As a result, expectations at school are increasing. If your child has struggled in their earlier years, they may now become more aware of falling behind, seeing their friends do well in areas where they can’t keep up. So often, although they are working just as hard as their friends, they can’t understand why they aren’t getting better marks.

You might find challenging behaviours escalating as a result. The effort to keep up can lead to frustration, lack of motivation and perhaps downright school refusal. 

Throughout this time, your child needs your understanding and support. It is also a good time to check for developmental immaturities that can affect their ability to benefit from classroom instruction. Seeking help now, before tasks become more challenging, and confidence and self esteem suffers can really make a positive difference for your child.

Positive Parenting Tips for Nine Year Olds

  • It’s an important time to listen to your child, find out what they are experiencing, without trying to fix things or offer solutions unless asked for. 
  • Help them to find the words for their feelings, knowing that you can listen to them without judgement.
  • Try to avoid battles. Instead, try to see their point of view, but also let them know how you feel when they are “pushing your buttons”. Your counsellor can help with learning useful skills of communication without blame.
  • Your nine year old needs your love and support just as much as they did when they were younger. Yes, you are still that important! Remember when you were nine, and the struggles you faced then?
  • They’ll still enjoy the closeness of having you read aloud to them. Perhaps you can take turns to read chapters, or pages to each other. This builds closeness through sharing time together.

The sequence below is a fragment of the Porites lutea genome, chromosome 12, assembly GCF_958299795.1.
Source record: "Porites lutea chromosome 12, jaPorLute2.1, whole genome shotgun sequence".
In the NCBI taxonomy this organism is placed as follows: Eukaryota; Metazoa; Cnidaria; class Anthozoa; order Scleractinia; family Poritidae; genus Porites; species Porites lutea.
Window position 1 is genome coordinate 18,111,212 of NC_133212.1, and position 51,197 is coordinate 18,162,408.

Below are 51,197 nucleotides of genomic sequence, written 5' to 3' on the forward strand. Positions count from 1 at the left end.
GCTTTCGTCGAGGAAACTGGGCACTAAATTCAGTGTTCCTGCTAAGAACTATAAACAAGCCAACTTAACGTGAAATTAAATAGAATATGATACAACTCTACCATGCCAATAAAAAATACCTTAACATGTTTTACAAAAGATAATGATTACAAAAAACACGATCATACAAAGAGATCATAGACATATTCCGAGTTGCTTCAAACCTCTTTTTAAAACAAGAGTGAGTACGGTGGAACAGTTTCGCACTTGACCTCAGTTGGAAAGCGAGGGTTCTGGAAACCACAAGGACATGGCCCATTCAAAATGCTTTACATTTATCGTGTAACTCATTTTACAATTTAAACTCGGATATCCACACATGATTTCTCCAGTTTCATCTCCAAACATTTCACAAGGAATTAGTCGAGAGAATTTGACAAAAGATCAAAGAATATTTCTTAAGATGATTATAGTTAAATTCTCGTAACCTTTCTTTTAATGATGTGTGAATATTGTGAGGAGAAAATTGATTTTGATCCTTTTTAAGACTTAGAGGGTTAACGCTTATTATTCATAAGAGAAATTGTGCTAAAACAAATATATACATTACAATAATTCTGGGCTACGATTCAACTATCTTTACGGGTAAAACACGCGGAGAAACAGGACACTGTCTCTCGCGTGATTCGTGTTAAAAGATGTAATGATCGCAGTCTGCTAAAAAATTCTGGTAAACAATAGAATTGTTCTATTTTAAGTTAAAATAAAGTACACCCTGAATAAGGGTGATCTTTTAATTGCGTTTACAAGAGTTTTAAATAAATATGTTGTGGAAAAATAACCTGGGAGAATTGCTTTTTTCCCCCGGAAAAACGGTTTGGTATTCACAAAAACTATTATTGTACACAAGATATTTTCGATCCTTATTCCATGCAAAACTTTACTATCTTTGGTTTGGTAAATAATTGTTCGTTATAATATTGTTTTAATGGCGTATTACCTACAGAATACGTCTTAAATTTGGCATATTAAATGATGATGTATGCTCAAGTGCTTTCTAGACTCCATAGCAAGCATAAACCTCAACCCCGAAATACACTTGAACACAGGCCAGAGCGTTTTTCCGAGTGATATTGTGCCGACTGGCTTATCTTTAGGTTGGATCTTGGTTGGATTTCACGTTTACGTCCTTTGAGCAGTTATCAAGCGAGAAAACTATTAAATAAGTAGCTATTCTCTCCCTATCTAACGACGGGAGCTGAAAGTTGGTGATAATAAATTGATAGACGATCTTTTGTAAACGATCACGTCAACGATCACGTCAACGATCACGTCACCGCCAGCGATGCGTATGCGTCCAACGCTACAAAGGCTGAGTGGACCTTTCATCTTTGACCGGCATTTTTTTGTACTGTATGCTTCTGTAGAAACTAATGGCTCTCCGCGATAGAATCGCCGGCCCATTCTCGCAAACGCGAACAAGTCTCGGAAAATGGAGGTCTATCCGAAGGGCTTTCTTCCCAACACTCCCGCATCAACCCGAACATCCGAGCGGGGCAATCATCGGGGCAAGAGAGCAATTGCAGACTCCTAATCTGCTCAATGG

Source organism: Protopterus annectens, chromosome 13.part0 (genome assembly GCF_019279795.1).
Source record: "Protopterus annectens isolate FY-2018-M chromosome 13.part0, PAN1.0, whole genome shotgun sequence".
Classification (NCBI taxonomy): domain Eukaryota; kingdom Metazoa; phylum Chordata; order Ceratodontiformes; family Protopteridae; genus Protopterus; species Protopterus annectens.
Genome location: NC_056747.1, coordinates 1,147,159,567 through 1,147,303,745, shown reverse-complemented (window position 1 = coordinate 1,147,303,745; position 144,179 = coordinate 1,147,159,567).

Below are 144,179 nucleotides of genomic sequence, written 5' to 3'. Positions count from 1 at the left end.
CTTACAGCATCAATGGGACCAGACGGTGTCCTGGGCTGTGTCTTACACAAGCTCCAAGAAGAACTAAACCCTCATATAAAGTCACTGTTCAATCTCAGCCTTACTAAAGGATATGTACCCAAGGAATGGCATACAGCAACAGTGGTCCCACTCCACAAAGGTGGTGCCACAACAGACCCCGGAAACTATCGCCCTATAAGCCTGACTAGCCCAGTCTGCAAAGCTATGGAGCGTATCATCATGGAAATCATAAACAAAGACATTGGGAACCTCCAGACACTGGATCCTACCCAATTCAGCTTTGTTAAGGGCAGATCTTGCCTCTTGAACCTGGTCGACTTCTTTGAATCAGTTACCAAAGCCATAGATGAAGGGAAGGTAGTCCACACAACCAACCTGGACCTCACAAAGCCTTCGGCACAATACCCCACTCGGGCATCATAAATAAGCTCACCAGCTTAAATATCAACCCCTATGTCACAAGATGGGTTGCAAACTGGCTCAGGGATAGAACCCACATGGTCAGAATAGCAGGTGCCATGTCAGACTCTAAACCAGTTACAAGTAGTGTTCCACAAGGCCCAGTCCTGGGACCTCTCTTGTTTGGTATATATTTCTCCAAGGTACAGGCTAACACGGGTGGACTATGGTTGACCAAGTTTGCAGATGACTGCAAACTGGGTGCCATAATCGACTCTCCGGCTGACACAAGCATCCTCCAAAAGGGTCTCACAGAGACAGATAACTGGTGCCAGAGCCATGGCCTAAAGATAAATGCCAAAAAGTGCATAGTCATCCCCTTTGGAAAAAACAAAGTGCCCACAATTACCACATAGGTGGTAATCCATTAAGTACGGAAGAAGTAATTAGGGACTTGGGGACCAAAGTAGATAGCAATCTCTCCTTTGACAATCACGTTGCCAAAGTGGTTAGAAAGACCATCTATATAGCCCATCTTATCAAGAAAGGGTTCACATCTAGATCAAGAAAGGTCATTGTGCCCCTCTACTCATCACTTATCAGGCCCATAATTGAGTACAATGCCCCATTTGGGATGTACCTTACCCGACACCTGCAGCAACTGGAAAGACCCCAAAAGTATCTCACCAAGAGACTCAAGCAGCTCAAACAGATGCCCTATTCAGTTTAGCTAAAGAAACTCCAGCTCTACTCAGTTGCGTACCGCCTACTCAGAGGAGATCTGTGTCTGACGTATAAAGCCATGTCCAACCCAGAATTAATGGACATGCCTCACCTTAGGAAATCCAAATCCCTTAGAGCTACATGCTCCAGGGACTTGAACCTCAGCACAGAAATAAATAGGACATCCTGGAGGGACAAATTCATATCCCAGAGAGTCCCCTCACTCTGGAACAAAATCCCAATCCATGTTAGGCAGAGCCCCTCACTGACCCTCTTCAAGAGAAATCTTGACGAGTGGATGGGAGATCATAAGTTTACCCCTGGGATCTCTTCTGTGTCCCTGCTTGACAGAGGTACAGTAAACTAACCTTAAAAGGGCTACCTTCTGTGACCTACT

• Negotiating a later bedtime can help to recognise their need for greater independence. But remember, you are still the authority figure, and will have the final say in decision making.
  • As authority figures, you and your partner can help by role modelling the positive behaviour you would like to see in your child. Part of this will include showing how to safely negotiate areas of conflict, but also healthy communication, patience and understanding.
  • Find out what really interest them, and help them to develop hobbies around these interests. Maybe they are creative, enjoy gardening, or like to tinker with mechanics.
  • Finally, help them to get out of the house, away from computers, and encourage daily physical activity.

Counselling Can Help

If things are a bit “wobbly” at home, it’s often an indication of incomplete earlier stages of development.  Each new stage is built on the foundation of previous levels. I think of this like a tower of blocks – if the base layers are unstable, the top ones can become increasingly unsteady. Early intervention is the key to addressing concerns of developmental delay.

I offer counselling and development support for both parents and children. You might also like to consider couples counselling sessions to make sure you are on the same page with parenting styles. Your children feel safer, and behaviour improves, when they don’t feel they have to play you off against each other!

Need help – give me a call 

About Rosalind

Since 2005 I have been helping children with learning and behavioural challenges such as autism, dyslexia, ADHD and other sensory processing difficulties. I use an holistic, or whole child approach combining counselling with a development movement program, known as The Extra Lesson. This program addresses underlying immaturities in early development that are contributing to their learning and behavioural challenges. Sessions are available online and in person at Moruya South Head.